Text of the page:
The traditional indicators of insomnia (i.e. difficulty initiating sleep, difficulty maintaining sleep, nonrestorative sleep, early morning awakening) were assessed in a representative sample of 1,722 French-speaking Montrealers (Canada) aged 15 to 100 years.
These subjects were interviewed over the telephone (81.3% of contacted sample) by means of the Sleep-Eval software.
Subjects were classified as either satisfied or dissatisfied with quality of sleep (SQS or DQS), with or without insomnia indicators (+I or - I).
Sociodemographics, sleep-wake schedules, evening activities, medication intake, recent medical consultations, and social life were also investigated.
DQS subjects composed 17.8% of the population (DQS+I : 11.2% ; DQS-I : 6.5%), and 21.7% of subjects were classified as either DQS+I or SQS+I. Overall, 3.8% of subjects reported using a sleep-enhancing medication.
Nonrestorative sleep did not significantly distinguish SQS and DQS subjects.
The complaint of nonrestorative sleep is not a useful indicator of insomnia, despite its inclusion in all medical classifications.
DQS-I and SQS+I subjects defy traditional classifications.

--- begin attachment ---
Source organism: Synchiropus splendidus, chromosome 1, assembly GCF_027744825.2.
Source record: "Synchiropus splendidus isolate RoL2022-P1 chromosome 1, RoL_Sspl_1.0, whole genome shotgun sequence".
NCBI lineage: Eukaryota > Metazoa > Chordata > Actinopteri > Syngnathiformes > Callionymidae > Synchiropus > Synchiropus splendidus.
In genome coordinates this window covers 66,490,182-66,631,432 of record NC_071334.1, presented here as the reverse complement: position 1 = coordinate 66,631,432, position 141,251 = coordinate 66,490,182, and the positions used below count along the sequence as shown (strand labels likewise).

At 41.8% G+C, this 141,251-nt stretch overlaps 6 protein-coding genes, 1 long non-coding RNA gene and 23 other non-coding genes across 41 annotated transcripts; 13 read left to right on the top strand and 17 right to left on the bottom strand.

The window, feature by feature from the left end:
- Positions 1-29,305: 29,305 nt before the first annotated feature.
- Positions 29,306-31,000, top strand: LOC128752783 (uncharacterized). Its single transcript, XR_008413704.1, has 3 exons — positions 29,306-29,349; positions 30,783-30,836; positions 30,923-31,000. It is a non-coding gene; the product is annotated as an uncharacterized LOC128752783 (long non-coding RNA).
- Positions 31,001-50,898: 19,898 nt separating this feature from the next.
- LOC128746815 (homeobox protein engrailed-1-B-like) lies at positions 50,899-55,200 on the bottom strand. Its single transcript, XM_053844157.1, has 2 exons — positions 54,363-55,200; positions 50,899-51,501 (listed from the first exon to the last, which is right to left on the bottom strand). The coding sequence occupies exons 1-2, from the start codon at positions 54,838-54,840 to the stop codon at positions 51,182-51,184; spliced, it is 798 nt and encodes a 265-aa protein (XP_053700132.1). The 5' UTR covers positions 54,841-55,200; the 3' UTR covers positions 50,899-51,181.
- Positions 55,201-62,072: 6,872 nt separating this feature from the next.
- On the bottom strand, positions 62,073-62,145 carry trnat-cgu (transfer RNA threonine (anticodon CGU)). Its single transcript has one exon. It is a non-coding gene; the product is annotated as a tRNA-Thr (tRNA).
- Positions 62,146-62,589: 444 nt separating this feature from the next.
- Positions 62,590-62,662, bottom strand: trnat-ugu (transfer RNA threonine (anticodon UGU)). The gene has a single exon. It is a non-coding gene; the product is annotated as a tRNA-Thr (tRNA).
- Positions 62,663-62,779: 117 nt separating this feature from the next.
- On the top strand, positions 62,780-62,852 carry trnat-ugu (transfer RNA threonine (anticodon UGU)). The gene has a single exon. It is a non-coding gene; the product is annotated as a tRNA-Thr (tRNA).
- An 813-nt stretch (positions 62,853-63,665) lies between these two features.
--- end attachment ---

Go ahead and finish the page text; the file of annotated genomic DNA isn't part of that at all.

A better understanding of sleep complaints and more accurate classifications will help physicians identify patients with insomnia and meet their needs more appropriately.
Mots-clés Pascal : Insomnie, Sommeil, Autoperception, Epidémiologie, Questionnaire, Hypnotique, Sédatif, Automédication, Québec, Canada, Amérique du Nord, Amérique, Trouble sommeil, Vigilance, Homme
Mots-clés Pascal anglais : Insomnia, Sleep, Self perception, Epidemiology, Questionnaire, Hypnotic, Sedative, Self prescription, Quebec, Canada, North America, America, Sleep disorder, Vigilance, Human
Notice produite par :
Inist-CNRS - Institut de l'Information Scientifique et Technique
Cote : 98-0031080
Code Inist : 002B30A01A2. Création : 17/04/1998.